Dinah went out to see the local women. There is absolutely no hint in the text that she went out to see the men of the region. But in v.2 the brutal action commences as she is seen by Shechem. Three verbs show the rapidity of Shechem’s behaviour and its violence, but in a way that is not well captured by the NRSV’s translation: ‘[Shechem] SAW HER, HE SEIZED HER AND LAY WITH HER BY FORCE.’ (34:2) Better would be – after marking Shechem as the son of the local ruler and therefore a man of power, whereas Dinah is a vulnerable newcomer: ‘…saw her, he took her, lay [with] her and humiliated [or degraded, or debased] her’ (AT). 56 (Berit Olam: Studies In Hebrew Narrative & Poetry – Genesis [MG – A Michael Glazier Book – the Liturgical Press, Collegeville, Minnesota, 2003], by David W. Cotter page 254)

David W. Cotter goes further on Footnote 56:

56”Ordinarly the verb translated here as ‘ay’ would be followed by a preposition meaning ‘with’. That preposition is absent here, so ‘her’ follows the verb immediately. The result is a sort of coarse and vulgar Hebrew used for instances of improper or BRUTAL SEXUAL ENCOUNTER. This coarseness is, of course, further heightened by the use of the verse ‘to humiliate, degrade, debase.’ To call this something other than RAPE, as some commentaries do, seems incomprehensible to me. (Berit Olam: Studies In Hebrew Narrative & Poetry – Genesis [MG – A Michael Glazier Book – the Liturgical Press, Collegeville, Minnesota, 2003], by David W. Cotter page 254 [Footnote 56])

Joseph Benson’s Commentary of the Old and New Testaments:

“Verse 2
Genesis 34:2. Shechem took her, and defiled her — Hebrew, humbled her. “The word,” says Bishop Kidder, “INTIMATES HIS VIOLENCE, as well as her dissent.” Young women may learn from this to be “chaste, keepers at home,” (Titus 2:5,) which qualities have a closer connection than many are willing to believe. They that are fond of going abroad, and intermixing in company with persons of whose piety and good conduct they have no proof, often expose their virtue to a snare. From what happened to Dinah, all may learn to avoid all occasions of falling into temptation, or leading others into it. (Joseph Benson’s Commentary of the Old and New Testaments – Genesis 34:2 – online source)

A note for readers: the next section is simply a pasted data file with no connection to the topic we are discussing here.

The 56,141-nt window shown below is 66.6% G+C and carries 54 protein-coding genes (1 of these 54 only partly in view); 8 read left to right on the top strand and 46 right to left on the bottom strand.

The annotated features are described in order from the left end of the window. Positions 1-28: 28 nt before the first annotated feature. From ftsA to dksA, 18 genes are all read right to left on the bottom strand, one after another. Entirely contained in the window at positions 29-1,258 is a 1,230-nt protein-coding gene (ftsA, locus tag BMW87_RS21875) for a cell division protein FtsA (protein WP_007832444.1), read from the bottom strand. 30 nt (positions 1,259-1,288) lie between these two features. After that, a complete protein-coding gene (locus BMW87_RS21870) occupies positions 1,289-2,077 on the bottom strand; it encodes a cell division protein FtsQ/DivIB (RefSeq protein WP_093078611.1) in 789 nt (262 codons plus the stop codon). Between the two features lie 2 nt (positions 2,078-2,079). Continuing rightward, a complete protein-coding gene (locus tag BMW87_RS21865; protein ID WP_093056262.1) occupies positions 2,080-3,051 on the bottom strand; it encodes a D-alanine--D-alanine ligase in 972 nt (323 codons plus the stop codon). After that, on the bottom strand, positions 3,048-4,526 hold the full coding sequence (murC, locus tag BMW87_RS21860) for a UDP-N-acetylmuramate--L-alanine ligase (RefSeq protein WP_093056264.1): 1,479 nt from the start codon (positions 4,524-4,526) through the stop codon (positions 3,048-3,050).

John Gill’s Exposition of the Whole Bible:

“saw her; that is, Dinah, what a beautiful person she was, and was enamoured with her: HE TOOK HER: BY FORCE, as the Targum of Jonathan: and lay with her, and defiled her; or “humbled” or “afflicted her”F4; and it is a rule with the Jews, that every such act, which is done by FORCE, IS CALLED AN HUMILIATION AND AFFLICTIONF5: the child begotten in this act of fornication is saidF6 by them to be Asenath, who was had into Egypt, and brought up by Potipherah’s wife as her daughter, and afterwards married to Joseph, Genesis 41:45.” (John Gill’s Exposition of the Whole Bible – Genesis 34:2 – online source)

 

As we have seen, the Hebrew word ‘anah’ (inna) used for Deuteronomy 21:14 carries the meaning of rape. Although the women were married off to the soldiers, the passage tells us that this marriage was not consensual. Any sexual relations with the captive –women in Deuteronomy 21:10-14 was forceful sexual intercourse i.e., ‘rape’, as the above evidences have shown.